There were alot of factors that contributed to this: Maybe many of the low budget studios that were churning these out were finally seeing that their fruits were no longer profitable? Maybe there was a growing lack of un-interest in these types of films and studios didn't see the need to give out out hordes of cash to have less-than-Hollywood movie makers churn these out by the dozen? I have always wanted to know what really caused the fall of the slasher film by the time the greatest decade in history came to a close. But, if you paid any attention, some films were made at the end of this golden era that surpassed many of its predecessors in both style and content.
I'm walking through the isles of the H-E-B grocery store on Old Highway 83 in Weslaco, Texas. It's a hot Saturday during the summer of 1989 and I'm heading to the front of the store to where the videos were all lined up nicely in a attempt to get away from my parents for a while. The Dream Academy's "Life In A Northern Town" is playing above me on the muzak and I'm walking like I'm a big 'ol badass just because I'm sporting a pair of hand-me-down British Knights. You know what's even funnier? I can hear you, the reader, laughing to yourself as you read that last sentence. Not because you're laughing at me, but because you probably did the exact same thing back then. At any rate, this particular store introduced me to slasher favorites Sleepaway Camp, Terror Vision and The Last House on the Left. But the box on the left (in VHS form, mind you) brings back the fondest memories of that store.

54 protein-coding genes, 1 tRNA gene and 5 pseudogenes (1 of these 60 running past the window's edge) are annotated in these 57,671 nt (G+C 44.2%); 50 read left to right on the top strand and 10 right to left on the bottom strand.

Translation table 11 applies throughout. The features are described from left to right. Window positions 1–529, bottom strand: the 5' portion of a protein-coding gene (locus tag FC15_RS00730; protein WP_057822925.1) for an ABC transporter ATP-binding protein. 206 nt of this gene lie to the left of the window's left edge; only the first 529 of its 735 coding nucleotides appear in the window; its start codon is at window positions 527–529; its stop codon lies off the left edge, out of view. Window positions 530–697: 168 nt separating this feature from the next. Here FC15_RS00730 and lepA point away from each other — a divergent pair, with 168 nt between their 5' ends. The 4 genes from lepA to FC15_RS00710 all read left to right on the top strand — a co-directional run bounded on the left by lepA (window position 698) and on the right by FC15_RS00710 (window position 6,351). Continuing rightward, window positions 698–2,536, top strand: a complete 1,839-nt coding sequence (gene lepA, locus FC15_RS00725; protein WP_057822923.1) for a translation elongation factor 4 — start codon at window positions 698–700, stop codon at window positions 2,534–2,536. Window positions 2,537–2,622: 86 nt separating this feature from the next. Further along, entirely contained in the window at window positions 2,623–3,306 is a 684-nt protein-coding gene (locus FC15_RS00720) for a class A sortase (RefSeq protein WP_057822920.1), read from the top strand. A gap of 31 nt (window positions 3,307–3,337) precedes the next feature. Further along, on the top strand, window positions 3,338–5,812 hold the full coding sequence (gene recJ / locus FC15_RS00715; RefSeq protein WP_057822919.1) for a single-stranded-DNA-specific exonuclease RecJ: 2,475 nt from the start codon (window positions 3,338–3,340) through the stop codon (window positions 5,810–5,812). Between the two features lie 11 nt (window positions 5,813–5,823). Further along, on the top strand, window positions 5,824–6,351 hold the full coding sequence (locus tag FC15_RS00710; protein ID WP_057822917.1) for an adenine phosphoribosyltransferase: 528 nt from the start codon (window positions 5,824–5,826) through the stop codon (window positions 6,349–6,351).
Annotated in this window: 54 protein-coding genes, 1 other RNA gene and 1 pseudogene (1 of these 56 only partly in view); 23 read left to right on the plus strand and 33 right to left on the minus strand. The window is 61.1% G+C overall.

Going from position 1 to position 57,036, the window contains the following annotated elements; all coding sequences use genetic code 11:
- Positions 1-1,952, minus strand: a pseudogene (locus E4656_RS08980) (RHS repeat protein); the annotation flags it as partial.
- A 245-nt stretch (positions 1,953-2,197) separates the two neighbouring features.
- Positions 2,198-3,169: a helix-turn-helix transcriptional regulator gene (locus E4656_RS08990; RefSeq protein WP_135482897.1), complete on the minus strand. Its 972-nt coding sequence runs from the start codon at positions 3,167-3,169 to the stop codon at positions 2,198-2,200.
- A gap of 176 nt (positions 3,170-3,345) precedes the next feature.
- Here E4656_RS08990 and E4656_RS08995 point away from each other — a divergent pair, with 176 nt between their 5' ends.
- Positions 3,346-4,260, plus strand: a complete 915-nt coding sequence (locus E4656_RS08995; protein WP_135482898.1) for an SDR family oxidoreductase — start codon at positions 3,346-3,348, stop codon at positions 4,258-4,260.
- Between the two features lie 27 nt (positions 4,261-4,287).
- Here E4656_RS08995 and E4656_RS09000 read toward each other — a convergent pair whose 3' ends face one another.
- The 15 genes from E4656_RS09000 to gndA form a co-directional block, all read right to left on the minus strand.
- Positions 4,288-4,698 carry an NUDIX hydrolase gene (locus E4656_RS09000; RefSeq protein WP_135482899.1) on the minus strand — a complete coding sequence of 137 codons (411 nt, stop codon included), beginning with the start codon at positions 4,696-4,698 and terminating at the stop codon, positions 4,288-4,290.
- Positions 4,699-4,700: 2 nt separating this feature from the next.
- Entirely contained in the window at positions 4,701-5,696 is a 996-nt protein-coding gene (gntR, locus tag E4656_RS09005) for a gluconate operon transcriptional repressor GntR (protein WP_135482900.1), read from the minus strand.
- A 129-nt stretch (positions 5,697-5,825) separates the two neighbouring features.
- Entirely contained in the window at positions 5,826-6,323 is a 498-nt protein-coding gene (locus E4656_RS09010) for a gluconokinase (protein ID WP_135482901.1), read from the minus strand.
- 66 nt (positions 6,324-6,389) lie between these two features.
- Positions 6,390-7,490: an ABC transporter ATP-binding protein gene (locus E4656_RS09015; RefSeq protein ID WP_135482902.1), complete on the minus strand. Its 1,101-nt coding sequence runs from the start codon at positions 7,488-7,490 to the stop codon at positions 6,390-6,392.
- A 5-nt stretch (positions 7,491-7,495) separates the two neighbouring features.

I remember picking it up and being fascinated by the film's clever title. That's one thing that - sadly - I'm a sucker for. A clever title, a warning that the footage contained in the video you're distributing is "too shocking for theatrical release" and you've pretty much have got me sold. About a year or two later, this film disappeared off the shelf of this store and then, the store disappeared altogether in favor of a much larger store with a larger video rental area that was propped on the other side of the city. Sadly, I don't remember seeing this title again until 1999, when a Brownsville, Texas mom and pop video rental that still charged for memberships had this on its horror roster. One night, my then significant other and I were browsing the shelves and I picked this one up, eager for him to take it home for me. He instantly shot me down, stating that my love for eighties horror was "childish and unbecoming of me" and that was that: The movie was going to be left there on the shelf just as I'd found it. Not that it really mattered, but I had this feeling that I was never going to see this particular title in print ever again. And I didn't see it again, until 2006 when I snagged a copy up on ebay and finally added it to my collection. I 'oohed' and 'ahhed' when I finally held it in my hands again and unless you are like myself, a die hard slasher buff with fond memories of the days of the mom and pop video store, you wouldn't even to begin to understand my happiness as I popped it into the my third of six Videocassette Recorders that I own and sat back to watch. After years of waiting, this was the night.